"Project Providence volunteers hold the fundamental belief that we should reach out to offer guests assistance in their time of need. This is core to our identity as Singaporeans and the kampung spirit that we have long cherished," it said in response to queries from CNA.
"We understood how scary it must be to be stranded in a foreign land without strong community support or adequate financial resources during COVID-19."
Project Providence was alerted to the couple's case by charity organisation Homeless Hearts of Singapore and offered them an overnight stay with one of its partner hotels.
This was a godsend for Mr Casseem and Ms Dilukshi.
"We had to move to another place because we couldn't pay the room rent any more," said Mr Casseem. "He (the landlord) didn't have to help but it was about humanity ... There was no flight back home and (we thought) everybody understood that."
The couple were put up for the night at a hotel in Little India and were supplied with meals by Project Providence.
"We kept our stuff and we were sitting down at the car park. It was less than half an hour and they called and sent a vehicle," said Mr Casseem. "For us, it was a miracle. Because we were planning to sleep on the road and there was someone calling us to help."
The next day, they were moved to another hotel in Clarke Quay by the Sri Lankan High Commission.
The couple is now staying at Hotel 81 in Geylang, as they wait for a flight back home. The funds for their tickets were raised by members of the local Sri Lankan community and Ms Dilukshi's friends back in Sri Lanka, said Mr Casseem.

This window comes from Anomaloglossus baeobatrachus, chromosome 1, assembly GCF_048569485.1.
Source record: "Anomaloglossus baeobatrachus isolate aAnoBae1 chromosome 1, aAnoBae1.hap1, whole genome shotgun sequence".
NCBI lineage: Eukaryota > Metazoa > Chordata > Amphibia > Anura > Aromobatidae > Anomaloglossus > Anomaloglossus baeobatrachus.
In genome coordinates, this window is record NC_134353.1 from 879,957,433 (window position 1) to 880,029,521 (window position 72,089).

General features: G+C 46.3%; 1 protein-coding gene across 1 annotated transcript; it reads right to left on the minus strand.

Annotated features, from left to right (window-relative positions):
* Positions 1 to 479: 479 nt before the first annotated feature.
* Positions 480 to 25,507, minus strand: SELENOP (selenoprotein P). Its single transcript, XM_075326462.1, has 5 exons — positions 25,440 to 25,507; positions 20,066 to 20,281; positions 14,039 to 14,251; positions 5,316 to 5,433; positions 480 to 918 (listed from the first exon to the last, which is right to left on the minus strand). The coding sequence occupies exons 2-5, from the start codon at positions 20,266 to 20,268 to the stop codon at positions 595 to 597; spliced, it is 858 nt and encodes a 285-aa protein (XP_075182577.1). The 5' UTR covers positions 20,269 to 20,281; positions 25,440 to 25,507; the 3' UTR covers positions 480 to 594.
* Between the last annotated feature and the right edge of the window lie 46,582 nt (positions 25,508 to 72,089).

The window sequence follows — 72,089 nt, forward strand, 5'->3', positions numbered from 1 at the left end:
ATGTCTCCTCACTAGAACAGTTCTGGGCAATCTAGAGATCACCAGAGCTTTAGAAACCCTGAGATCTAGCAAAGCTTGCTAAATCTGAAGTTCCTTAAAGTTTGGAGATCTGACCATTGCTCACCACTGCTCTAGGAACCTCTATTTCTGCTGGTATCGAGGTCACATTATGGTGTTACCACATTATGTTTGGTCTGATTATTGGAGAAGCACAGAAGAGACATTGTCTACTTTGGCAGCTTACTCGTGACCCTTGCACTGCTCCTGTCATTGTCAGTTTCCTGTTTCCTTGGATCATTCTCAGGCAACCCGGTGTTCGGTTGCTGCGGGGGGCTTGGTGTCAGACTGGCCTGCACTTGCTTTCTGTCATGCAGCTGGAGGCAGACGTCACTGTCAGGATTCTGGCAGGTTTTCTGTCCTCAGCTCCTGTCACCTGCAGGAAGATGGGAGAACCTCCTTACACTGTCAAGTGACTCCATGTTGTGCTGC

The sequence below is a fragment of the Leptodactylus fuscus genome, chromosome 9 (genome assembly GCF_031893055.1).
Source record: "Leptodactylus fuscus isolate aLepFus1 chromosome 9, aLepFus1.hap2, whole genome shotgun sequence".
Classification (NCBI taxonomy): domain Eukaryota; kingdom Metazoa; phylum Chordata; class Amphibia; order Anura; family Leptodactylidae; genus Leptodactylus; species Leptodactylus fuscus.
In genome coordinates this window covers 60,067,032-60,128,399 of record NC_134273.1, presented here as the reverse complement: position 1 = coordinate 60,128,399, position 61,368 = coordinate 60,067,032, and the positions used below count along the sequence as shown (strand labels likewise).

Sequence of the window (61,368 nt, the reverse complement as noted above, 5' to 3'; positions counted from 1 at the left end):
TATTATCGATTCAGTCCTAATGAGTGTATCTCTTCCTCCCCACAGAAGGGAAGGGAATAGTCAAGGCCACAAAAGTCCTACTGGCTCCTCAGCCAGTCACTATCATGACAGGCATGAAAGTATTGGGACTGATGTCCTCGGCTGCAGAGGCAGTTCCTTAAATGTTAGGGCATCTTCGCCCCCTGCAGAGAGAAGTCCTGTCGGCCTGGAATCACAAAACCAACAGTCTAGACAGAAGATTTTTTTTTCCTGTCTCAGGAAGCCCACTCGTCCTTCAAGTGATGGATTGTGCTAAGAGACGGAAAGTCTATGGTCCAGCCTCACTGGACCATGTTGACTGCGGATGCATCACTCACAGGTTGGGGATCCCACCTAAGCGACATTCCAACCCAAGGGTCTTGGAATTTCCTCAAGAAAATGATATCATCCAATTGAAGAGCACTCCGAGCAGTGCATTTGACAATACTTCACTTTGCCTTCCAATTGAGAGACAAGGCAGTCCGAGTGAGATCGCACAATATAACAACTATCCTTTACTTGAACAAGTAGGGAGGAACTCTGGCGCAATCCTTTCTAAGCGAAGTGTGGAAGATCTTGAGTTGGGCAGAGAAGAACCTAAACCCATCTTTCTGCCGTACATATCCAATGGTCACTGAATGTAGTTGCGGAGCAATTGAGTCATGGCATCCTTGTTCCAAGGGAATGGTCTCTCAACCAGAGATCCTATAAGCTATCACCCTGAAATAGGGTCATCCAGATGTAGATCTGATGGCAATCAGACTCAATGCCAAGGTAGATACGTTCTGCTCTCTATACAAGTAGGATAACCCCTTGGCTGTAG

They continue to keep in touch with members of Project Providence, whom Mr Casseem describes as "angels". Just last week, they sent a cake to Ms Dilukshi for a belated 29th birthday celebration.
"It is priceless, I used to say that they are angels from the sky on earth," he added. "They didn't have to help us ... they are doing everything, more than we are thinking, more than expected."
There have been a number of false dawns for the couple - earlier this month, they were told there would be a flight home, only for it to be cancelled on the day of departure.
"We planned everything. What would happen after we went to Sri Lanka, what we are doing, where we are going," recalled Mr Casseem. (When we were told it was cancelled), all our hopes were finished. After that we didn't hope much."
After another cancelled flight put paid to their plans to return, the couple is now hoping to return home on a flight on Tuesday (Jun 2). But they are not getting carried away just yet.
"Only after we get into the flight and we land in Sri Lanka, then we will be happy," said Mr Casseem. "I was telling my friend, I will step down from the flight and I will be rolling on the floor (in happiness)."
For now, all Mr Caseem and Ms Dilka can do is wait. Mr Casseem spends much of his time playing his guitar - which he calls an extension of himself, while Ms Dilka busies herself on a Facebook group on homemade cooking.
"Sometimes we get bored but there's no choice," Mr Casseem said. "Sometimes we used to regret coming to Singapore in this situation. Maybe this is something which has to happen, we can't change it. There is no point getting worried about the past."
When asked what he misses most about home, Mr Casseem has a one-word answer.